Survival Analysis with R

April 25, 2017
By

(This article was first published on R Views, and kindly contributed to R-bloggers)

With roots dating back to at least 1662 when John Graunt, a London merchant, published an extensive set of inferences based on mortality records, Survival Analysis is one of the oldest subfields of Statistics [1]. Basic life-table methods, including techniques for dealing with censored data, were known before 1700 [2]. In the early eighteenth century, the old masters, de Moivre working on annuities and Daniel Bernoulli studying competing risks for his work on smallpox inoculation, developed the foundations of time-to-event modeling [2]. Today, survival analysis models are important in Engineering, Insurance, Marketing and Medicine and many more application areas. So, it is not surprising that the R Task View on Survival Analysis, a curated, organized and annotated list of relevant R packages and functions, is formidable.

Looking at the Task View on a small screen is a bit like standing too close to a brick wall – left-right, up-down, bricks all around. It is a fantastic edifice that gives some idea of the significant contributions R developers have made both to the theory and practice of Survival Analysis. As well-organized as it is, however, I imagine that even survival analysis experts need some time to find their way around this task view. (I would be remiss not to mention that we all owe a great deal of gratitude to Arthur Allignol and Aurielien Latouche, the task view maintainers.) Newcomers, people either new to R or new to survival analysis or both, must find it overwhelming. So, it is with newcomers in mind that I offer the following slim trajectory through the task view that relies on just a few packages: survival, KMsurv, Oisurv and ranger

The survival package, which began life as an S package in the late ’90s, is the cornerstone of the entire R Survival Analysis edifice. Not only is the package itself rich in features, but the object created by the Surv() function, which contains failure time and censoring information, is the basic survival analysis data structure in R.

KMsurv contains some interesting data sets from John Klein and Melvin Moeschberger’s classic text, Survival Analysis Techniques for Censored and Truncated Data.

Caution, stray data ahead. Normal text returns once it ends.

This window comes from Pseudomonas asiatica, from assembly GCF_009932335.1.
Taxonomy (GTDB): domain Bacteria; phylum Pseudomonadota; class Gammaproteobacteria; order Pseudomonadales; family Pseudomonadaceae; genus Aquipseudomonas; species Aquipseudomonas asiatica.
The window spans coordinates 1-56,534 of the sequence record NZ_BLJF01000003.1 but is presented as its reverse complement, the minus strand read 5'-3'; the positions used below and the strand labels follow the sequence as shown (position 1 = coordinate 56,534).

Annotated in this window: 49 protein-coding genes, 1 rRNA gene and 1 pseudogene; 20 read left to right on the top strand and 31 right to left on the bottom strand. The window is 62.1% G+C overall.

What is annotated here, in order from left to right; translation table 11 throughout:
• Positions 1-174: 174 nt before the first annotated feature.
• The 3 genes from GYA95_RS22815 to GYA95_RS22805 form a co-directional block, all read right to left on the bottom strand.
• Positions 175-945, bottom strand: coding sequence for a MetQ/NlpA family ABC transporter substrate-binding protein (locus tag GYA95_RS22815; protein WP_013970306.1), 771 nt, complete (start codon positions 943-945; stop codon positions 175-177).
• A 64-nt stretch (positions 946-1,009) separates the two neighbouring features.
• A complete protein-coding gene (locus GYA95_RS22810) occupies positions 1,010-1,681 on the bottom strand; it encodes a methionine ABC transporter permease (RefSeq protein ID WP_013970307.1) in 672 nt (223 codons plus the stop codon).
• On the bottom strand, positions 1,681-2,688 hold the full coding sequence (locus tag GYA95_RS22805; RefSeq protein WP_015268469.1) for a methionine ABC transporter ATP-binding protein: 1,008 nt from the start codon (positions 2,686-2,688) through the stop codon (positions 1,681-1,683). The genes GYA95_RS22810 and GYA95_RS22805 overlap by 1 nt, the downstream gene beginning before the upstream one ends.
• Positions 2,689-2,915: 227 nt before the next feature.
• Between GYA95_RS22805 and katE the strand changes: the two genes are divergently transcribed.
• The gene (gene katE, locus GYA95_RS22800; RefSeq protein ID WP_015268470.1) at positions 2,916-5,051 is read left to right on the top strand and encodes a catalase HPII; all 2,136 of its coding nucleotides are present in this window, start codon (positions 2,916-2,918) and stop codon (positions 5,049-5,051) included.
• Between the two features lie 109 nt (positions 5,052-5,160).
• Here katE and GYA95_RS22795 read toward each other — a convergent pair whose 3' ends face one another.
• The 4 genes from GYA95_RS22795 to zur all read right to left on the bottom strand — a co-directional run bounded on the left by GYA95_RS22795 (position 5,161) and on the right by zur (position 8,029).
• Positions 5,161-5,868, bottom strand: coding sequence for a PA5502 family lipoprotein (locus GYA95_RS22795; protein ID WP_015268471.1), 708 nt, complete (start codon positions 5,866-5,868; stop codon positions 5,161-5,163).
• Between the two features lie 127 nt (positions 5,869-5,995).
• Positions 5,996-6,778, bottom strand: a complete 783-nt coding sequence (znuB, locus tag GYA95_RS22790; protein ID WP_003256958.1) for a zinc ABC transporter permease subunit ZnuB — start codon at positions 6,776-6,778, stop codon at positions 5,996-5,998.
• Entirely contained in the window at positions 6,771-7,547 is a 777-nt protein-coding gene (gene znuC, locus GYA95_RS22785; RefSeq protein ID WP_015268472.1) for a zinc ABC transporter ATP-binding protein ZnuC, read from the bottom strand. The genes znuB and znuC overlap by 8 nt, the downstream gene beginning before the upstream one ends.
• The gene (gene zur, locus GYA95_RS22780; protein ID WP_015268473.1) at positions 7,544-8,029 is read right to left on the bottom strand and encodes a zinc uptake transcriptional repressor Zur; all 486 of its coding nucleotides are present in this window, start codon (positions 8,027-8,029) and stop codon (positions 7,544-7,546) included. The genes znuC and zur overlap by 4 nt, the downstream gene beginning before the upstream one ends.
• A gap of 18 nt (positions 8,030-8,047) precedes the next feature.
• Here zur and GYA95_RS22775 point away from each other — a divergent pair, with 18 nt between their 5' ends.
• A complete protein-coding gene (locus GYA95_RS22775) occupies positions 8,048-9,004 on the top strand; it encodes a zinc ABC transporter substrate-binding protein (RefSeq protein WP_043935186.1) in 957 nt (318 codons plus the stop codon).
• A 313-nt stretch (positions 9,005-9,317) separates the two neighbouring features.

My main reason for selecting the OIsurv package was to draw attention the very helpful guide to Survival Analysis in R, produced by the folks at OpenIntro.

ranger might be the surprise in my very short list of survival packages. The ranger() function is well-known for being a fast implementation of the Random Forests algorithm for building ensembles of classification and regression trees. But it was news to me that ranger() also builds survival models. Benchmarks indicate that ranger() is suitable for building time-to-event models with the large, high dimensional data sets important to internet marketing applications. Since ranger() uses standard Surv() survival objects, it’s an ideal tool for getting acquainted with survival analysis in the in this machine learning age.

*** Load and transform the data This first block of code loads the required packages along with the bone marrow transplant data frame from the KMsurv package. I chose this because has number of covariates and no missing values. The only data preparation is to make the appropriate variables into factors.

library(survival)
library(dplyr)
library(OIsurv) # Aumatically loads KMsurv
library(ranger)
library(ggplot2)

#------------
data(bmt)
# sapply(bmt,class)

# Prepare new data frame for modeling
bmt2 <- select(bmt,-c(t2,d2,d3))
bmt2  <- mutate(bmt2,
                group = as.factor(group),
                d1 = as.factor(d1),
                da = as.factor(da),
                dc = as.factor(dc),
                dp = as.factor(dp),
                z3 = as.factor(z3),
                z4 = as.factor(z4),
                z5 = as.factor(z5),
                z6 = as.factor(z6),
                z8 = as.factor(z8),
                z9 = as.factor(z9),
                z10 = as.factor(z10)